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Cannabis industry set to face challenging start in New York

Image source: Inc.

Cannabis: The cannabis industry in New York has yet to flourish, but social justice critics say the launch is unlikely to succeed.

A group campaigning for the first licensed marijuana sellers says they are set up to fail.

The news

The Cannabis Social Equity Coalition has revealed that the pioneering sellers must purchase products of “questionable quality and safety” from New York hemp growers.

They also argue that sellers are untrained for the market and risk a mountain of debt.

Under the New York Seed Sales Act, products sold by licensed dispensaries must come from local hemp farmers.

However, the group warned that the “biomass” type of marijuana grown by farmers is unsuitable for smoking.

Cannabis Social Equity Coalition’s Reginald Fluellen said:

“This type of cannabis is considered low grade, best suited for processing into oils, vapes, topicals, and edible cannabis products.”

“It is not suitable as a smokable flower for sale at dispensaries.”

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Product claims

Despite the claims, the state Office of Cannabis Management denies claims that it endorses lousy weed.

“Let’s stick to the facts, and they’re clear,” said Damian Fagon, the OCM’s chief equity officer.

“New York’s first adult-use dispensaries will be selling products grown by New York family farmers that have been tested for a wide array of potentially harmful elements.”

Fagon’s statement referred to the following elements:

  • Heavy metals
  • E-coli
  • Aspergillus
  • Other contaminants aligned with practices in other states

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Training dispute

The Cannabis Social Equity Coalition also says dispensary owners haven’t received the training and incubation support necessary to run the highly regulated businesses.

As a result, companies will likely struggle with high debt levels and “high-interest rates on debt repayment” from day one.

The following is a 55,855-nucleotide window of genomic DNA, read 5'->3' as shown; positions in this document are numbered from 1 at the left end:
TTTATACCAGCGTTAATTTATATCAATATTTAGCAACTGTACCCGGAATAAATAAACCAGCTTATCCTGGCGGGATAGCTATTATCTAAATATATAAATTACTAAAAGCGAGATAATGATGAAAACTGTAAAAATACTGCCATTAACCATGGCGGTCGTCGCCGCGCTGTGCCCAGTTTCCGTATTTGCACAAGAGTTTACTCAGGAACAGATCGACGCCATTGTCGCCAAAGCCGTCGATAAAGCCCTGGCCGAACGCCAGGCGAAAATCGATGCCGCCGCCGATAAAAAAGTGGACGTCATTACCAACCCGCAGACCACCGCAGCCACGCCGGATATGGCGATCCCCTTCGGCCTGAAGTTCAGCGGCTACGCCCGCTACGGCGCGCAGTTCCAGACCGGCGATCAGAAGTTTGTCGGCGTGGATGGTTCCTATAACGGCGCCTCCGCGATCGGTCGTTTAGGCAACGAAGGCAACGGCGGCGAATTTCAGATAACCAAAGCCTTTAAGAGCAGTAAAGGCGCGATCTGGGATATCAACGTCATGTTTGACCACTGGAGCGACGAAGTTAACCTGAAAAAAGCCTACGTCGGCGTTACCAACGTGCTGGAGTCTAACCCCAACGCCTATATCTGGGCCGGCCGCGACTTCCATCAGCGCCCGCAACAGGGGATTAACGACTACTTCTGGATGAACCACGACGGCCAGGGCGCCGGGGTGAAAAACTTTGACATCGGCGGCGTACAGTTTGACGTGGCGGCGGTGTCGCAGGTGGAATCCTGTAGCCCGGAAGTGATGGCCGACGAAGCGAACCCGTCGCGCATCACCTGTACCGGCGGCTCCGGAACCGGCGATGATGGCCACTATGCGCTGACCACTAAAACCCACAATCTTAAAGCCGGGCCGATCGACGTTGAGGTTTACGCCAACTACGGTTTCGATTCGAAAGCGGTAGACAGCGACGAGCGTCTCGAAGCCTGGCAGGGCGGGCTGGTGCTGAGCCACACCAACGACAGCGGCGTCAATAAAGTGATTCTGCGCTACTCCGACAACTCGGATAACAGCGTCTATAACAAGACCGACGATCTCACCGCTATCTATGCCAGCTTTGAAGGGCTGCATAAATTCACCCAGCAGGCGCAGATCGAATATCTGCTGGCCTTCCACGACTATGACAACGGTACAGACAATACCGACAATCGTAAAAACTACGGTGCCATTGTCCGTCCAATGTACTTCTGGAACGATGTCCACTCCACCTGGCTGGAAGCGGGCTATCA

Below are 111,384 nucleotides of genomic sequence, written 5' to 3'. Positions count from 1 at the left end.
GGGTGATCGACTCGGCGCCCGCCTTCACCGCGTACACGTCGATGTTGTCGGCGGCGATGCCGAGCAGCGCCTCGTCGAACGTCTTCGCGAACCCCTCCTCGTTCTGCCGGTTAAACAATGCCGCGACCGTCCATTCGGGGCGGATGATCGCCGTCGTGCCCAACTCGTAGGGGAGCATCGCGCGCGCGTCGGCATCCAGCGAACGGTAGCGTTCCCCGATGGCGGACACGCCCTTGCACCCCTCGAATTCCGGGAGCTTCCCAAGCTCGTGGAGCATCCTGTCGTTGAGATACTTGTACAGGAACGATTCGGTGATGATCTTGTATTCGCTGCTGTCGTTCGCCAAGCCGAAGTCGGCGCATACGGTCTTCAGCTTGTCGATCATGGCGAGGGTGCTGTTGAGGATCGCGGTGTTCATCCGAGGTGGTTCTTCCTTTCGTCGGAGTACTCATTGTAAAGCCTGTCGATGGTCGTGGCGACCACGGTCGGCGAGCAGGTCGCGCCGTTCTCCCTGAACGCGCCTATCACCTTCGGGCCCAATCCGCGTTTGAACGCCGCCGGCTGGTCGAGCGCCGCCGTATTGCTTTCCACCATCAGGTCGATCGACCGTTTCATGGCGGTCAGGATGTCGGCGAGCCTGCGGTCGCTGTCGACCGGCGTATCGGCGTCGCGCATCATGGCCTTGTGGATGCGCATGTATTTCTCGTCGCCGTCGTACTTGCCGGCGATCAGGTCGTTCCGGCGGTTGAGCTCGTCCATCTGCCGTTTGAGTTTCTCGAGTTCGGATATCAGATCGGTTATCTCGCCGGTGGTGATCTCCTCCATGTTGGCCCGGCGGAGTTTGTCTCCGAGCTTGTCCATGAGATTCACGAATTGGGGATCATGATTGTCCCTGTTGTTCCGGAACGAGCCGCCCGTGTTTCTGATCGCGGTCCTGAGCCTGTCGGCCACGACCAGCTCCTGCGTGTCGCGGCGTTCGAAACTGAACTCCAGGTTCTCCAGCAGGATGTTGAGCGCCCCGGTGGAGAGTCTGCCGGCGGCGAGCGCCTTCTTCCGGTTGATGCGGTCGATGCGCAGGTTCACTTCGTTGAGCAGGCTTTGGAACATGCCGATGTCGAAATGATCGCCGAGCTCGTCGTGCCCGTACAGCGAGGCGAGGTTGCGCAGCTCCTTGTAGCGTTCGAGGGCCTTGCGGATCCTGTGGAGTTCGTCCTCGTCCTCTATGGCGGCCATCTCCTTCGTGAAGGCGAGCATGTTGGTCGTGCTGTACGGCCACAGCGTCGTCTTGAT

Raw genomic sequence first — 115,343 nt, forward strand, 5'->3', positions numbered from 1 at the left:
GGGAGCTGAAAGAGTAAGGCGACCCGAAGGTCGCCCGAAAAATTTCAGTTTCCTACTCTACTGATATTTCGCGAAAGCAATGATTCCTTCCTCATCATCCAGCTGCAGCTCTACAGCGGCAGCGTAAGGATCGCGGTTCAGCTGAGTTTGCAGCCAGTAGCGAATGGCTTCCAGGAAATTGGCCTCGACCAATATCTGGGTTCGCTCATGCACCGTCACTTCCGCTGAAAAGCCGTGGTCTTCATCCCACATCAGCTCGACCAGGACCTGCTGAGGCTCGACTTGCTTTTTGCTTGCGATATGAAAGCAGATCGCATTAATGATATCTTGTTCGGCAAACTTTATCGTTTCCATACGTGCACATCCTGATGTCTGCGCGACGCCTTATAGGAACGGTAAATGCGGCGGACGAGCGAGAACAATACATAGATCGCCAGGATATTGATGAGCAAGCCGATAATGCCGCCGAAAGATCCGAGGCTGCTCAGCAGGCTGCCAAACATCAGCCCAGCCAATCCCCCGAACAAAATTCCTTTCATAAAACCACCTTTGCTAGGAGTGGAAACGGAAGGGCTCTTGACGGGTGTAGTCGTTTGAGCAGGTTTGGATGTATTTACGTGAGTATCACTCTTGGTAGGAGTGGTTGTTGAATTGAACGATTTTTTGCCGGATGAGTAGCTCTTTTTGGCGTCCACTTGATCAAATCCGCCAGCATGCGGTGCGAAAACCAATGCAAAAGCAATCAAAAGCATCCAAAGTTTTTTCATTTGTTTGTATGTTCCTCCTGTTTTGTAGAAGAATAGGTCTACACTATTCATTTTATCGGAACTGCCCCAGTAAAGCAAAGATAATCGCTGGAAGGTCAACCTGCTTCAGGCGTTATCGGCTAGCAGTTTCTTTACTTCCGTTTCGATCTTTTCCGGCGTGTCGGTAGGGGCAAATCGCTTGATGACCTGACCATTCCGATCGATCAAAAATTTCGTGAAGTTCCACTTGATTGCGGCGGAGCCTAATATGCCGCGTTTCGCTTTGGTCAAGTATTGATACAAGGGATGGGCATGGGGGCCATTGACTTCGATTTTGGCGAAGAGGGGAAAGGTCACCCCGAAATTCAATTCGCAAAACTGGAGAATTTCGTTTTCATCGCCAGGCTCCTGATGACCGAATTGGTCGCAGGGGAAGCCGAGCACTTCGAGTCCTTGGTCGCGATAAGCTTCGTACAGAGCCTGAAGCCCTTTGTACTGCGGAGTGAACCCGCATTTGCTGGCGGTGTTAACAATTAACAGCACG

However, the OMC says the claims were a buzzkill.

“These dispensary owners will receive support from the Social Equity Cannabis Investment Fund, breaking down barriers to capital in the complex industry,” said Fagon.

“They’re able to jumpstart the legal market with delivery rates, growing their capital before they open a storefront.”

Damian Fagon also reassured that the owners previously ran successful businesses.

“Jumping to conclusions about the products they will sell and their ability to be successful will only be damaging to them and our effort to establish the most equitable cannabis market in the nation,” he added.

During the public comment process on cannabis regulation, Fagon took a dig at the Cannabis Social Equity Coalition as MIA, saying:

“We look forward to their input on the regulations for most of the remaining market that were advanced by the Cannabis Control Board last month since we didn’t receive comment from them on the regulations for this dispensary program.”


Despite the reassurance, there is no doubt that the program will deal with plenty of challenges.

A recent survey found that there are probably thousands of illegal marijuana businesses.

Most likely, they are operating in bodegas, tobacco shops and other outlets in New York City.

Additionally, many pop-up shops are likely to sell dangerously contaminated weed.

Many of the black market weed sellers pay little or no taxes.

Meanwhile, the 36 state-owned retail operators that received state licenses in November will face a hefty tax.

The tax will make it more challenging for legal operators to compete on price with illegal operators throughout New York.


New York cannabis launch turning into bad trip, social justice critics claim

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